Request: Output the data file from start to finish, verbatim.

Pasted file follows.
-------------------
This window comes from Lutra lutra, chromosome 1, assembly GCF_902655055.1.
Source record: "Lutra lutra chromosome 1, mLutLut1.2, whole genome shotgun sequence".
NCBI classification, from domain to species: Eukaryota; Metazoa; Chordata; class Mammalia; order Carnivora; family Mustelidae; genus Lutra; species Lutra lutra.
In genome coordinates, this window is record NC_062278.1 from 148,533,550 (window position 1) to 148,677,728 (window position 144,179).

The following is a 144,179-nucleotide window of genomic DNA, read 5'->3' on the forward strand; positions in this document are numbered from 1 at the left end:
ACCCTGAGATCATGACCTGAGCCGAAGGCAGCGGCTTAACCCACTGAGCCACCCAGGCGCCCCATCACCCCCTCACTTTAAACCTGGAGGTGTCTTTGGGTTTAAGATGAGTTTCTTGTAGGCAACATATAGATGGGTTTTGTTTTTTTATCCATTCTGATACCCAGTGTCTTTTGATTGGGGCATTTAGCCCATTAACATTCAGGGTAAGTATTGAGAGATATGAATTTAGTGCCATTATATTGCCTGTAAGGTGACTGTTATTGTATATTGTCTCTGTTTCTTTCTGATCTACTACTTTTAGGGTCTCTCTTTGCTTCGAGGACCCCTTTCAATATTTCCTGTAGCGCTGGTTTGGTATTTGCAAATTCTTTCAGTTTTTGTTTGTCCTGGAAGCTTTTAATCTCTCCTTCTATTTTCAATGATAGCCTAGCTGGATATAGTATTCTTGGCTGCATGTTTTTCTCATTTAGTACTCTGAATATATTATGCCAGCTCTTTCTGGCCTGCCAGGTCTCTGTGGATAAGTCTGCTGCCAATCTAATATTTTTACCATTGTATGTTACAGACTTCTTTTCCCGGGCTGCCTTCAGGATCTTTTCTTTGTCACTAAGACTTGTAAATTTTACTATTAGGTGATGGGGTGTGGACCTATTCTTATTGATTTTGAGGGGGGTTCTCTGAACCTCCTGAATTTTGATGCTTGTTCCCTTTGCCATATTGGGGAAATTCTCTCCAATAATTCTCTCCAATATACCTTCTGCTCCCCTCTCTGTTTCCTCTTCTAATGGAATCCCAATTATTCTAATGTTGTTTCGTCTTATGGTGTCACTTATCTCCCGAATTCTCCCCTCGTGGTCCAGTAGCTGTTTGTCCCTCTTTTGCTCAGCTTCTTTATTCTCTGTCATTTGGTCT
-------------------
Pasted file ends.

This window comes from Lutra lutra, chromosome 1, assembly GCF_902655055.1.
Source record: "Lutra lutra chromosome 1, mLutLut1.2, whole genome shotgun sequence".
NCBI classification, from domain to species: Eukaryota; Metazoa; Chordata; class Mammalia; order Carnivora; family Mustelidae; genus Lutra; species Lutra lutra.
In genome coordinates, this window is record NC_062278.1 from 148,533,550 (window position 1) to 148,677,728 (window position 144,179).

The following is a 144,179-nucleotide window of genomic DNA, read 5'->3' on the forward strand; positions in this document are numbered from 1 at the left end:
ACCCTGAGATCATGACCTGAGCCGAAGGCAGCGGCTTAACCCACTGAGCCACCCAGGCGCCCCATCACCCCCTCACTTTAAACCTGGAGGTGTCTTTGGGTTTAAGATGAGTTTCTTGTAGGCAACATATAGATGGGTTTTGTTTTTTTATCCATTCTGATACCCAGTGTCTTTTGATTGGGGCATTTAGCCCATTAACATTCAGGGTAAGTATTGAGAGATATGAATTTAGTGCCATTATATTGCCTGTAAGGTGACTGTTATTGTATATTGTCTCTGTTTCTTTCTGATCTACTACTTTTAGGGTCTCTCTTTGCTTCGAGGACCCCTTTCAATATTTCCTGTAGCGCTGGTTTGGTATTTGCAAATTCTTTCAGTTTTTGTTTGTCCTGGAAGCTTTTAATCTCTCCTTCTATTTTCAATGATAGCCTAGCTGGATATAGTATTCTTGGCTGCATGTTTTTCTCATTTAGTACTCTGAATATATTATGCCAGCTCTTTCTGGCCTGCCAGGTCTCTGTGGATAAGTCTGCTGCCAATCTAATATTTTTACCATTGTATGTTACAGACTTCTTTTCCCGGGCTGCCTTCAGGATCTTTTCTTTGTCACTAAGACTTGTAAATTTTACTATTAGGTGATGGGGTGTGGACCTATTCTTATTGATTTTGAGGGGGGTTCTCTGAACCTCCTGAATTTTGATGCTTGTTCCCTTTGCCATATTGGGGAAATTCTCTCCAATAATTCTCTCCAATATACCTTCTGCTCCCCTCTCTGTTTCCTCTTCTAATGGAATCCCAATTATTCTAATGTTGTTTCGTCTTATGGTGTCACTTATCTCCCGAATTCTCCCCTCGTGGTCCAGTAGCTGTTTGTCCCTCTTTTGCTCAGCTTCTTTATTCTCTGTCATTTGGTCT